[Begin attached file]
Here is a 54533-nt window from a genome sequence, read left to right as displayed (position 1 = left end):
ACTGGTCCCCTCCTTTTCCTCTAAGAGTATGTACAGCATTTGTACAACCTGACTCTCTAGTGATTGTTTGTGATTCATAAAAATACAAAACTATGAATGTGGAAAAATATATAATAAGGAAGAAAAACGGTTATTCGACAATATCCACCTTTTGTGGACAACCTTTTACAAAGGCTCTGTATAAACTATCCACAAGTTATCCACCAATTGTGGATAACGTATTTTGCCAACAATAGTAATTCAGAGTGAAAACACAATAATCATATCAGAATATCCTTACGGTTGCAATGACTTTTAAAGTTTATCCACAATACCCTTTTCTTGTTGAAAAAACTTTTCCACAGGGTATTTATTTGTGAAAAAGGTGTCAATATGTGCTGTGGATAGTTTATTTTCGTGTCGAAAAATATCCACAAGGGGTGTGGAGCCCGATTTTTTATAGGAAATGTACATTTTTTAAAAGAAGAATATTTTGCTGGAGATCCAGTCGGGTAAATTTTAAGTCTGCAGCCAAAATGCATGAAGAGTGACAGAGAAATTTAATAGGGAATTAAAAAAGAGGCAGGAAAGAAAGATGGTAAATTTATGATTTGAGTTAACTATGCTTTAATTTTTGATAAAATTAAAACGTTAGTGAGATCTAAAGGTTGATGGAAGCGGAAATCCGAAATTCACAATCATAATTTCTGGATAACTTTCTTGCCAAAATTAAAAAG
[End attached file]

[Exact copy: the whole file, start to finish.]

Here is a 54533-nt window from a genome sequence, read left to right as displayed (position 1 = left end):
ACTGGTCCCCTCCTTTTCCTCTAAGAGTATGTACAGCATTTGTACAACCTGACTCTCTAGTGATTGTTTGTGATTCATAAAAATACAAAACTATGAATGTGGAAAAATATATAATAAGGAAGAAAAACGGTTATTCGACAATATCCACCTTTTGTGGACAACCTTTTACAAAGGCTCTGTATAAACTATCCACAAGTTATCCACCAATTGTGGATAACGTATTTTGCCAACAATAGTAATTCAGAGTGAAAACACAATAATCATATCAGAATATCCTTACGGTTGCAATGACTTTTAAAGTTTATCCACAATACCCTTTTCTTGTTGAAAAAACTTTTCCACAGGGTATTTATTTGTGAAAAAGGTGTCAATATGTGCTGTGGATAGTTTATTTTCGTGTCGAAAAATATCCACAAGGGGTGTGGAGCCCGATTTTTTATAGGAAATGTACATTTTTTAAAAGAAGAATATTTTGCTGGAGATCCAGTCGGGTAAATTTTAAGTCTGCAGCCAAAATGCATGAAGAGTGACAGAGAAATTTAATAGGGAATTAAAAAAGAGGCAGGAAAGAAAGATGGTAAATTTATGATTTGAGTTAACTATGCTTTAATTTTTGATAAAATTAAAACGTTAGTGAGATCTAAAGGTTGATGGAAGCGGAAATCCGAAATTCACAATCATAATTTCTGGATAACTTTCTTGCCAAAATTAAAAAG